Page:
Saturday, April 21, 2012

Farmers & Builders in the East and Gardens on Grant in the West

The cooling temperatures and soft rain kept all but diehard gardeners from the Michigan St. garden, where Bob and I stopped to drop off his donation of seven contractor bags full of pine and maple sawdust for composting and shavings to keep walkways from turning to muck and mire.

We ran into Dan who oversees much of the movement of materials and such and he was happy to give us a tour of the Farmers & Builders gardens and coop.

Young chickens and laying hens were all making the quietest of coos and check-check-checks when we climbed up into the coop.
Some came running to see us, while others walked away in a manner quite cool.

Peas waiting to leap up out of the soil and spiral! Lemony and bitter, this sorrel was cork- screwing out of the ground in wild green tufts.
Peckham Street Farm in the Broadway-Fillmore area is on it's way.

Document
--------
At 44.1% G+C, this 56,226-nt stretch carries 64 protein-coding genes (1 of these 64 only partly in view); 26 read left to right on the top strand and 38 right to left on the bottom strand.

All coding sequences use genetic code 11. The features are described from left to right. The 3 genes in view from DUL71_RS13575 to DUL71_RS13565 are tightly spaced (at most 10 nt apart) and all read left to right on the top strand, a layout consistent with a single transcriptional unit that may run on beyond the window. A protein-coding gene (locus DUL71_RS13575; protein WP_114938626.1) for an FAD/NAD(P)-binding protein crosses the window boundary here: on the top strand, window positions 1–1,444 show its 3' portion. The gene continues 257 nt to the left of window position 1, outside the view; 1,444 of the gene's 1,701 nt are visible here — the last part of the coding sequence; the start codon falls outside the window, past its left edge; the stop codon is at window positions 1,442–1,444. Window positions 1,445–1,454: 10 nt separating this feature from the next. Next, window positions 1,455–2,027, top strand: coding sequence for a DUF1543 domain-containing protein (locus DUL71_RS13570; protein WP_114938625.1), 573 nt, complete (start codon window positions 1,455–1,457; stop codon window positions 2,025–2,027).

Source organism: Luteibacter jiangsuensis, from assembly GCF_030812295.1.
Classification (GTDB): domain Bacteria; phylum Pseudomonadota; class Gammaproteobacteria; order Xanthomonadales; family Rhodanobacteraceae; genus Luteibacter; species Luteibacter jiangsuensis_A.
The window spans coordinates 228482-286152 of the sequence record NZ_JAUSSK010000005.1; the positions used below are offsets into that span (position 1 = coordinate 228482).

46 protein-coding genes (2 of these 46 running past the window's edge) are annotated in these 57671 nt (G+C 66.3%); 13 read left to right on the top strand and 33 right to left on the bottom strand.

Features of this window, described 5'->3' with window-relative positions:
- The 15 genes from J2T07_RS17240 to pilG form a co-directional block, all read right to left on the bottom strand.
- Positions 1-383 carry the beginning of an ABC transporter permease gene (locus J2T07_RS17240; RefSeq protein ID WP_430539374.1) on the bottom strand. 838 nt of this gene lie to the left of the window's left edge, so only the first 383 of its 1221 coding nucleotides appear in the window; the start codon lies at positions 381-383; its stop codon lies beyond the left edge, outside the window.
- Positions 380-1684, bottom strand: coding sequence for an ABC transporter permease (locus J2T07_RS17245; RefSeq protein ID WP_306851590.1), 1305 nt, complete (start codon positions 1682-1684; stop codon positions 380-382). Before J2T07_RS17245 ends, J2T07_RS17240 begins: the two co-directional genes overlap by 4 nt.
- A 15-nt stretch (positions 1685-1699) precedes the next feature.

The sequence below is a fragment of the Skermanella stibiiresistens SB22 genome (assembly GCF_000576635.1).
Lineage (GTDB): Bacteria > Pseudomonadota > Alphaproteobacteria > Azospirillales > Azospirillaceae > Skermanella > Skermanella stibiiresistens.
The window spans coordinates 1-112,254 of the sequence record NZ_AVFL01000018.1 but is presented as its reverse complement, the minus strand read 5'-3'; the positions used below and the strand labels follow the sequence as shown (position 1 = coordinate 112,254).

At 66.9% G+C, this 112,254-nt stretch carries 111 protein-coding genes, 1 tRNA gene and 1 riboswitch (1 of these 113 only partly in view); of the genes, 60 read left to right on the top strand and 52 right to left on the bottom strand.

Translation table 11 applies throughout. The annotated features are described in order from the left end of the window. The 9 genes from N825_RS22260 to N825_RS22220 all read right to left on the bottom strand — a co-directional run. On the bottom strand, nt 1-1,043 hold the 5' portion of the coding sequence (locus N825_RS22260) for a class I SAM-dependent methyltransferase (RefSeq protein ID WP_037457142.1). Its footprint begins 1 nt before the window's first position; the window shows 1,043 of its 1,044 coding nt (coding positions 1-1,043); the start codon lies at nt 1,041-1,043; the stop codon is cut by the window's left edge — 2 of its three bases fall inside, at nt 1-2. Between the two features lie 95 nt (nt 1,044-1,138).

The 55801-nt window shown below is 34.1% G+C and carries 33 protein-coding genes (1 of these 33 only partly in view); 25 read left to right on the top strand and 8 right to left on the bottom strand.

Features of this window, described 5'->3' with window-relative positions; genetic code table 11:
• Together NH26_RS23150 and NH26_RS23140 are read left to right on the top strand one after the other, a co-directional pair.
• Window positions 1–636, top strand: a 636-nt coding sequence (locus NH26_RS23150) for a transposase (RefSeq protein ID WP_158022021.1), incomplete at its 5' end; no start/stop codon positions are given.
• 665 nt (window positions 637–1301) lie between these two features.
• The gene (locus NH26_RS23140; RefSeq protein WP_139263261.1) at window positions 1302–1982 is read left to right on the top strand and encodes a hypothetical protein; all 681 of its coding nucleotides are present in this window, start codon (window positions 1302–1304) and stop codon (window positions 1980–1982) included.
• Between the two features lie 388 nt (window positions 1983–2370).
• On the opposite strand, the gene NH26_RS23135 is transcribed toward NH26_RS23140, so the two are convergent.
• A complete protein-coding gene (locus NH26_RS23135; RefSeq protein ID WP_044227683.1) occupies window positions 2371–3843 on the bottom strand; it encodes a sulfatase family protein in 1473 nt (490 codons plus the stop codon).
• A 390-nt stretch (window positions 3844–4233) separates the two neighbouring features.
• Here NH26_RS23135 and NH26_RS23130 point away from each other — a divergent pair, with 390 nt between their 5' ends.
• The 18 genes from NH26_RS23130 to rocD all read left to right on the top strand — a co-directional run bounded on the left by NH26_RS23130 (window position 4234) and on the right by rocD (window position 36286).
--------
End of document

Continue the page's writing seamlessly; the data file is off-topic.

When we went to visit today they were churning up the soil and the plot of already tilled soil lay patiently waiting for seedlings.
 Can you imagine the "Watering Hole" as a cafe with an open courtyard. I'm as idealistic as Dan looking at this.
Bob too doesn't see a mess, but rather an opportunity for something to get behind and become passionate about. Seeing how it can be, not how it is.
 The light pours in and so does the admiration. It's a long road yet but one I wouldn't mind traveling along.

Interested in getting involved? Contact Farmers & Builders and see where your talents can do the most good.

Then we went to Gardens on Grant to cover our baby plants as we're expecting a slight accumulation of snow this coming Monday. Bob made these ingenious covers to protect them from snow and the cold. Think of them as miniature greenhouses.
I raked the plots clear of sticks and leaves so that Vince can layer in the compost on each of the plots. They look so fresh, sparkling green and earthy!


  1. I really like having a nosy in other peoples veg patch, even if it is one the other side of the world.